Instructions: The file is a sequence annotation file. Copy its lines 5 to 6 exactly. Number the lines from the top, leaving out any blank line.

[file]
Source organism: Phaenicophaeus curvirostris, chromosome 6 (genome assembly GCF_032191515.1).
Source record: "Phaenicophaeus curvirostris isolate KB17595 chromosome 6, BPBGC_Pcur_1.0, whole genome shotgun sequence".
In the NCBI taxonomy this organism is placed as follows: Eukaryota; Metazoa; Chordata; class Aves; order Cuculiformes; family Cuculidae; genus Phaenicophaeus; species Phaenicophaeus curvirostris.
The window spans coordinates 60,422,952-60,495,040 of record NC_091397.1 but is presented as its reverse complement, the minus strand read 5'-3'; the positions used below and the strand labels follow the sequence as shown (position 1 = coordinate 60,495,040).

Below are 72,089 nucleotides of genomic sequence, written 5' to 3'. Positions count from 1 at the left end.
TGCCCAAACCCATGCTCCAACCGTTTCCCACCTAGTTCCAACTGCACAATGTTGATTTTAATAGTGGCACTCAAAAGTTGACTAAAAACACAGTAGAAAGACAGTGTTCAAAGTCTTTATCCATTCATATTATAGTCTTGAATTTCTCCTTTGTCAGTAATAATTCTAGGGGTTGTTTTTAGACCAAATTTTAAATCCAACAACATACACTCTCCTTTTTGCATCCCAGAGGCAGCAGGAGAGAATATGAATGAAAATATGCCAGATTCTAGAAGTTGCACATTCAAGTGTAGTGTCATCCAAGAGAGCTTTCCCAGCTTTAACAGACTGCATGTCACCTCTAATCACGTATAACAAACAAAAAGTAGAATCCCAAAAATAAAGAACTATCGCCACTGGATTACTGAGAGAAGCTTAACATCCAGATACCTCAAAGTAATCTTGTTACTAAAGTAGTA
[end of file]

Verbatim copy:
Below are 72,089 nucleotides of genomic sequence, written 5' to 3'. Positions count from 1 at the left end.
TGCCCAAACCCATGCTCCAACCGTTTCCCACCTAGTTCCAACTGCACAATGTTGATTTTAATAGTGGCACTCAAAAGTTGACTAAAAACACAGTAGAAAGACAGTGTTCAAAGTCTTTATCCATTCATATTATAGTCTTGAATTTCTCCTTTGTCAGTAATAATTCTAGGGGTTGTTTTTAGACCAAATTTTAAATCCAACAACATACACTCTCCTTTTTGCATCCCAGAGGCAGCAGGAGAGAATATGAATGAAAATATGCCAGATTCTAGAAGTTGCACATTCAAGTGTAGTGTCATCCAAGAGAGCTTTCCCAGCTTTAACAGACTGCATGTCACCTCTAATCACGTATAACAAACAAAAAGTAGAATCCCAAAAATAAAGAACTATCGCCACTGGATTACTGAGAGAAGCTTAACATCCAGATACCTCAAAGTAATCTTGTTACTAAAGTAGTA